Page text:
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December 1st in New York City History  - Some of NYC's Greatest Gingers Born!  As well as athletes and the architect of towering hopes.

Posted: Dec 1, 2012 | 3:13 PM
by Jared Goldstein
1902:  He was an end who played for three NYC pro-football teams: the Yankees, Giants, and the Dodgers.  Today Morris Badgro was born.  He was also a four-time NFL draft selection.


1911:  Walter Alston, the baseball Dodger's Manager for their 1955 Championship season, as well as from 1954-1976, was born.


1912:  Minoru Yamasaki, idealistic architect of the World Trade Center's Twin Towers,

and St Louis' failed Pruitt-Igoe housing projects, born


Yamasaki's architectural history suggests the limits of modernity, both of which depended upon the goodness of human nature.

The WTC's Twin Towers were completed the same year that St. Louis' Pruitt-Igoe became the first public housing to be demolished in 1972.   This demolition was one of the most iconic parts of the visionary film, "Koyaanisqatsi," (1:32 in).  More Pruit-Igoe at the bottom, next year, more WTC pics with him as architect.


1935:  Woody Allen (nee' Allen Konigsberg) born in Brooklyn.

 In high school he sold jokes to newspapers. 

In his twenties he wrote for Sid Caesar's legendary highly-rated "Your Show of Shows."  In the 1960s, he bared his psychotherapy sessions and neuroses standing up in Greenwich Village.  (I love sharing this neighborhood on Greenwich Village tours.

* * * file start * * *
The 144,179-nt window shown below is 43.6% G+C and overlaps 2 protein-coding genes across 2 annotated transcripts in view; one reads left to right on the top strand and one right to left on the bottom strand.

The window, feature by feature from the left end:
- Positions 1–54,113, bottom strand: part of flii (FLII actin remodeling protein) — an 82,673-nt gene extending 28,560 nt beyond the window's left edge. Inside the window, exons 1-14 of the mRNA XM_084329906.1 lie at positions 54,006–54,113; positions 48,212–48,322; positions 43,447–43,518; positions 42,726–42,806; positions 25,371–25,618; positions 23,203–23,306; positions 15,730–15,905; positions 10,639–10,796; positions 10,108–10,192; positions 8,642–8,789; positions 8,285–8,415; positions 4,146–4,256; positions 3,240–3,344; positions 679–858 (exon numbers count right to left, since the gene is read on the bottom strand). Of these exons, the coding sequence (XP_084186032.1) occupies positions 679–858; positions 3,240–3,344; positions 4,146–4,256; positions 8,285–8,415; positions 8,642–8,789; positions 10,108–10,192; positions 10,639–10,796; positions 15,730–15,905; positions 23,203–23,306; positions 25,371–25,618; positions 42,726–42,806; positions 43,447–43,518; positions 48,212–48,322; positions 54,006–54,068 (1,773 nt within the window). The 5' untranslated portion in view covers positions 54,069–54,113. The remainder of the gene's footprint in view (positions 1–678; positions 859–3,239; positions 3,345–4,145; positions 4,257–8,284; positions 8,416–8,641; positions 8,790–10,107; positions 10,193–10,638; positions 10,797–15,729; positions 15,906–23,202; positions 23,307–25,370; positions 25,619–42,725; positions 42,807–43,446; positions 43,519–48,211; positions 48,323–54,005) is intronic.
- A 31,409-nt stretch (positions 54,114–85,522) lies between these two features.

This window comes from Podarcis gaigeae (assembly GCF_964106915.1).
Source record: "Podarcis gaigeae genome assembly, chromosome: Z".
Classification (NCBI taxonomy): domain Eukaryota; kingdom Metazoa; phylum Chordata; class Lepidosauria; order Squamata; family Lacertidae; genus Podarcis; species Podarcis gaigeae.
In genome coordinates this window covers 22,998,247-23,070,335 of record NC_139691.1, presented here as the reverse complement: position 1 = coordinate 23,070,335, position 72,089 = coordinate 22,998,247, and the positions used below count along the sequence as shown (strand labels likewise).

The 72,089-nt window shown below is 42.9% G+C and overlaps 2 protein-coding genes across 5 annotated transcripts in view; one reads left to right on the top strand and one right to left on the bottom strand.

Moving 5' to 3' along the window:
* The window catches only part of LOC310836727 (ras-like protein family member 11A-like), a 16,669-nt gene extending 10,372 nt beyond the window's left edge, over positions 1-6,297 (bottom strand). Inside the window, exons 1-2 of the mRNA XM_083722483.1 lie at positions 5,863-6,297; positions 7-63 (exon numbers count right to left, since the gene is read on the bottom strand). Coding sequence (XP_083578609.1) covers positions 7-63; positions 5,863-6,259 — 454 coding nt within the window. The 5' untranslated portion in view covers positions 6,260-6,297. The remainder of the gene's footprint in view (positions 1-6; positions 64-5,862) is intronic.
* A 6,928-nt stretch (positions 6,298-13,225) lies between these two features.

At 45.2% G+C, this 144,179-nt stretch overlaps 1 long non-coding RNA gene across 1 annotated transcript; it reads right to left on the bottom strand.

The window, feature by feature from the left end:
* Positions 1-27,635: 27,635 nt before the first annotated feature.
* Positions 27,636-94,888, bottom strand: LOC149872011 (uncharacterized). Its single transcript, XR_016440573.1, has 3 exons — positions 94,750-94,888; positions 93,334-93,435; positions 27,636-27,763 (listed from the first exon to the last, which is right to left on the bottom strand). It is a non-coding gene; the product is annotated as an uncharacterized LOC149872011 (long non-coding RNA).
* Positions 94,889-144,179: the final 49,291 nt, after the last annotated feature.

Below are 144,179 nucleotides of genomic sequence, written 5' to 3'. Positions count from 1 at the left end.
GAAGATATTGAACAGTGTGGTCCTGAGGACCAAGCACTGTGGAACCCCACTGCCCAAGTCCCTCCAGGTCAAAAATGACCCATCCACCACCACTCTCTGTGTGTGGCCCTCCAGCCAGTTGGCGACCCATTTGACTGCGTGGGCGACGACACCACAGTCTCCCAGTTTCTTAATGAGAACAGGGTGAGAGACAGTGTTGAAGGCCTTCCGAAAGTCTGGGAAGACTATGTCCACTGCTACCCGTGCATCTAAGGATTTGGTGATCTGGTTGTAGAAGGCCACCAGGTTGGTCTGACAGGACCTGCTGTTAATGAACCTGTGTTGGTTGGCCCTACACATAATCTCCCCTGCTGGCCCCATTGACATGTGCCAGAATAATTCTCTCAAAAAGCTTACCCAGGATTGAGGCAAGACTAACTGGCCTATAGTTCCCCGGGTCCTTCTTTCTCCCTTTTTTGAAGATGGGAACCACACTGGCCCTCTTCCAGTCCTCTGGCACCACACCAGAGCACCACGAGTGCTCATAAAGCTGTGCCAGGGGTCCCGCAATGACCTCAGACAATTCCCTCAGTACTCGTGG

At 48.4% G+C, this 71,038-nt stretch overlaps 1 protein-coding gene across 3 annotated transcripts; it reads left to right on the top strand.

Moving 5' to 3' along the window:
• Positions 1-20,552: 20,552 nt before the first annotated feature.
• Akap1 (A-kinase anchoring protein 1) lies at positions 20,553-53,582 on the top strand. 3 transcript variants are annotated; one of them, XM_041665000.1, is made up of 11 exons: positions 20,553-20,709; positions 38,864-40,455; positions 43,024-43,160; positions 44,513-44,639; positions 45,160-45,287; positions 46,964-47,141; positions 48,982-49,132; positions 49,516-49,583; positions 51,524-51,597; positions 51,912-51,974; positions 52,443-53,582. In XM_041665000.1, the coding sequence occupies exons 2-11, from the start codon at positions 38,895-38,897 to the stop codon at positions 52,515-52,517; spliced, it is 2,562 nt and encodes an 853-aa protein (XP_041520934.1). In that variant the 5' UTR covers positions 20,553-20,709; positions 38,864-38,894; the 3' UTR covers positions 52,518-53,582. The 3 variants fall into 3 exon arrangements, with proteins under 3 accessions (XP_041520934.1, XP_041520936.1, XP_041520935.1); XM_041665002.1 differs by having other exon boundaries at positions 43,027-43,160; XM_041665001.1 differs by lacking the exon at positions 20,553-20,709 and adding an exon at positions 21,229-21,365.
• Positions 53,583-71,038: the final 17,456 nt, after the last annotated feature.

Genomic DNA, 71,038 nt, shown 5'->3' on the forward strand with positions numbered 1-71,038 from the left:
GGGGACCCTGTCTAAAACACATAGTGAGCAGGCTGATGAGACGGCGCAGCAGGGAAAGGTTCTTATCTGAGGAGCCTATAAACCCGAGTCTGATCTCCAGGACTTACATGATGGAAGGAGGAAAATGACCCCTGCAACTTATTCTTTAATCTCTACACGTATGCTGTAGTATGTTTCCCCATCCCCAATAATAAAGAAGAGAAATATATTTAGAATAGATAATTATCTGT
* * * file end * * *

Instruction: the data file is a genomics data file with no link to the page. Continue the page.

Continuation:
Since the 1970s, he's best known for writing and directing about 1 film per year, mostly in NYC. 

Many of his locations are real New York stores, cinemas, restaurants.  I believe that their being featured in his prominent films saved them from the ravages of the rapacious real estate market.  Compare Broadway Danny Rose's Carnegie Deli scenes with his obscure 2004 film "Anything Else" with a scene in Stage Deli, which closed yesterday.  (Thank you Nathan Cox for that reference.)  Meanwhile, the legendary Ratner's Deli, which I don't think was in Woody Allen films closed about ten years ago.

Hannah and Her Sisters
brought to mind The Strand Book Store and e.e. cummings' poetry. - What's a bookstore?  The Strand seems to be doing well.


Woody Allen won the 1977 Academy Award for "Annie Hall", but he did not attend the ceremony because he was playing his regular clarinet gig at the Carlyle. 

In 1979, Woody was Playgirl Magazine's #6 sexiest man, edging out Bruce Springsteen. 

I have some personal recollections and minor connections at the bottom of this piece.


1947:  Another NYC hero, fabulous Bette Midler born.

Midler's early career included being the diva at the gay bar underneath the Ansonia. 

Her piano man?  Brooklyn's Barry Manilow. 


Bette Midler is a local philanthropist, especially around local community gardens. 

During the Giuliani era, he pushed to demolish community gardens, which bound neighborhoods together, for mostly market rate apartment development.  She bought dozens of gardens, saving them, then endowing them for public benefit for perpetuity. 

Why do I love Bette Midler?  Midler saved dozens of NYC Community Gardens in the Bronx, Brooklyn, and my own Lower East Side from Mayor Giuliani and his developer supporters.  He thought that the Community Gardens would be better used as real estate developments to get property on tax rolls and to get the gentry into low-income neighborhoods. 

The gardens, however, lower crime because locals get to know each other and organize against criminals.  In addition, they lower stress and asthma, two NYC maladies.  Midler bought the gardens and then donated them to the New York Restoration Project, which she funded.